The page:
"A skilled business conversation that enables the person being coached, to come up with their own options to move forward on a business challenge with high commitment."
'Business coaching' can seem like a vague term. So, let's demystify it for you.
Firstly, business coaching doesn't take place in a training room packed full of participants. Neither does it involve a tutor trying to pass down new information and knowledge about a particular topic.
It is instead a one-to-one conversation – or, more accurately, a series of conversations – which helps people come up with action plans for changing their current situation, developing their abilities, motivating those who work for them and any other areas where they are looking for improvement.
Our definition of business coaching is below. You may also find our blog entry, What's The Difference Between Coaching And Mentoring?, of interest too!
"A skilled business conversation that enables the person being coached, to come up with their own options to move forward on a business challenge with high commitment."
Whether you are running a small business or are a high-flier in one of the world's leading brands, business coaching is hugely beneficial. It is the skill to have in today's rapidly changing business climate.
Corporate executives, company directors and senior managers have a lot of responsibility on their shoulders.
They have to make big decisions that can ultimately make or break the company.
And quite often, these decisions can be difficult, even unpleasant, such as having to lay off a large number of employees to reduce costs.
There is often a perception of corporate executives being uncaring, cold-hearted individuals who are quite happy to make decisions in the boardroom and pocket exorbitant salaries.
The reality is that most do care about their workers (how much they should care and how friendly they should be with their employees is the topic of this article) and hate having to make those tough decisions. Quite often, managers can often care too much, and are in fact afraid to make hard but necessary decisions, and instead try to compromise with workarounds that seldom turn out very well in the long term.
A good executive coach understands that big salaries do not take away feelings and that the pressure and psychological impact of having to make such decisions will weigh heavily on most leaders. They will also understand the demands that come with being at the helm of a large company, and the stresses that exist in having to keep such a large organisation on track and on course for a prosperous future.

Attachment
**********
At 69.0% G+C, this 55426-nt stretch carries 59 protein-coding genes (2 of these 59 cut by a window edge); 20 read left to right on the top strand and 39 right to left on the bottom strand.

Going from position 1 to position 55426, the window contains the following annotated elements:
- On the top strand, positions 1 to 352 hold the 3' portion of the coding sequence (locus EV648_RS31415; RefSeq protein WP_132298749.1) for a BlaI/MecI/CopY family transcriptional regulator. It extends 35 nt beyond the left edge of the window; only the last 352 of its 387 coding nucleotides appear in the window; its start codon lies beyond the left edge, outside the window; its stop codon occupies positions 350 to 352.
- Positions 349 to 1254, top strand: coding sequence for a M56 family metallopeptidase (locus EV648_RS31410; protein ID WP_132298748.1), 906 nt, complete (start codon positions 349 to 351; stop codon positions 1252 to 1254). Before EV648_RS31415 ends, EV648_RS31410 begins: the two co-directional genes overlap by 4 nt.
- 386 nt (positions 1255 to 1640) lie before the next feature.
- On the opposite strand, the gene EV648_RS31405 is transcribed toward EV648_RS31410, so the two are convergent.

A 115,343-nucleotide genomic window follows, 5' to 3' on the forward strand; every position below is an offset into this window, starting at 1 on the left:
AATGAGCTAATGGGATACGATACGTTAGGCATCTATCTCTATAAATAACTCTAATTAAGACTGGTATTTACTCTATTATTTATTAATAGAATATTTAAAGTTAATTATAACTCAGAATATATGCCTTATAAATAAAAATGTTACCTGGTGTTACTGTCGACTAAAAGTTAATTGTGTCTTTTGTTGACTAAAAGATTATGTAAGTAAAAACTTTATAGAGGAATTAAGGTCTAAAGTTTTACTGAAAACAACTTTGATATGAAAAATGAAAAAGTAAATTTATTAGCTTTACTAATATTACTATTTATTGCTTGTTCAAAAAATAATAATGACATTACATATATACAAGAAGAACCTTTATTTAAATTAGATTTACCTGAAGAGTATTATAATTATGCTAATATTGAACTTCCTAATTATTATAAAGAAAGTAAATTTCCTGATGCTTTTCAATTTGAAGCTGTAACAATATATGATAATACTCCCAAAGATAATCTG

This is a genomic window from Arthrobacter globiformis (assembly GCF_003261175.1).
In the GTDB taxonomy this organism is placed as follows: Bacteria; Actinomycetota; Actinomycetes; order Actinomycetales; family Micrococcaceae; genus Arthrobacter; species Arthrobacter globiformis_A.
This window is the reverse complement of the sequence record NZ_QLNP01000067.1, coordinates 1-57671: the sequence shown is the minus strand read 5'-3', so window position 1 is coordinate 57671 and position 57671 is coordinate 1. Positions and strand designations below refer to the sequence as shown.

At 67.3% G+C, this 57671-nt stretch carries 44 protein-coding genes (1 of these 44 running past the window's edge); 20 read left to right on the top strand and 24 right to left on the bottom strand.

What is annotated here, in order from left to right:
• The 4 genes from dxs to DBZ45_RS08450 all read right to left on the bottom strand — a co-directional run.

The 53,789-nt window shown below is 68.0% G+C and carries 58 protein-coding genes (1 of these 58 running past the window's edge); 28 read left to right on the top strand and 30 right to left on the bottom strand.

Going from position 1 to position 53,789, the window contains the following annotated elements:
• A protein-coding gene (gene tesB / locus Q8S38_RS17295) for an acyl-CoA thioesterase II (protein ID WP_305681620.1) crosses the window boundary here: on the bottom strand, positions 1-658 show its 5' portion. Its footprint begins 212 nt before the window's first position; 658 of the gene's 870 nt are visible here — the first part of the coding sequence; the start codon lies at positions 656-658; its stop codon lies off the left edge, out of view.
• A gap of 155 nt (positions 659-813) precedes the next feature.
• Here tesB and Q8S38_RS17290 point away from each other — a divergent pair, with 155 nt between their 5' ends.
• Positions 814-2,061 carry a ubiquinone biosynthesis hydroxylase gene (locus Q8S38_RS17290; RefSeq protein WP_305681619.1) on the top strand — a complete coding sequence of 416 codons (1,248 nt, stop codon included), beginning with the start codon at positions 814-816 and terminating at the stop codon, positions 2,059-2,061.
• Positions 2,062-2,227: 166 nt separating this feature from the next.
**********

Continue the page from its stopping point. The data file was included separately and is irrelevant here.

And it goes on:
Executive coaching sessions aim to develop these leaders to achieve their full potential. Not only is coaching ideal for managers and employees, but an increasing number of business owners see the value in utilising the services of a professional business coach.
The sessions are designed to fit around you and your work commitments. They usually take place at your offices, which minimises the amount of time spent away from your day-to-day duties.
Performance coaching, as its name may suggest, deals specifically with a person's performance at work.
It aims to get them to perform at their peak level, realising their full potential to drive a business forward.
Underperformance is a big headache for businesses. For those employees on a fixed salary, the amount they receive will be the same whatever their performance and output level – at least in the short term until management has had enough.
With costs the same, owners and managers are eager to get their workers operating at the top end of the performance ability chart.
This underperformance and lack of effort can also spread to others in the business, dragging down the whole team as those around them begin to do the same, particularly if they are seen as able to get away with it.
However, despite the numerous benefits, many managers still struggle to provide business coaching for their employees.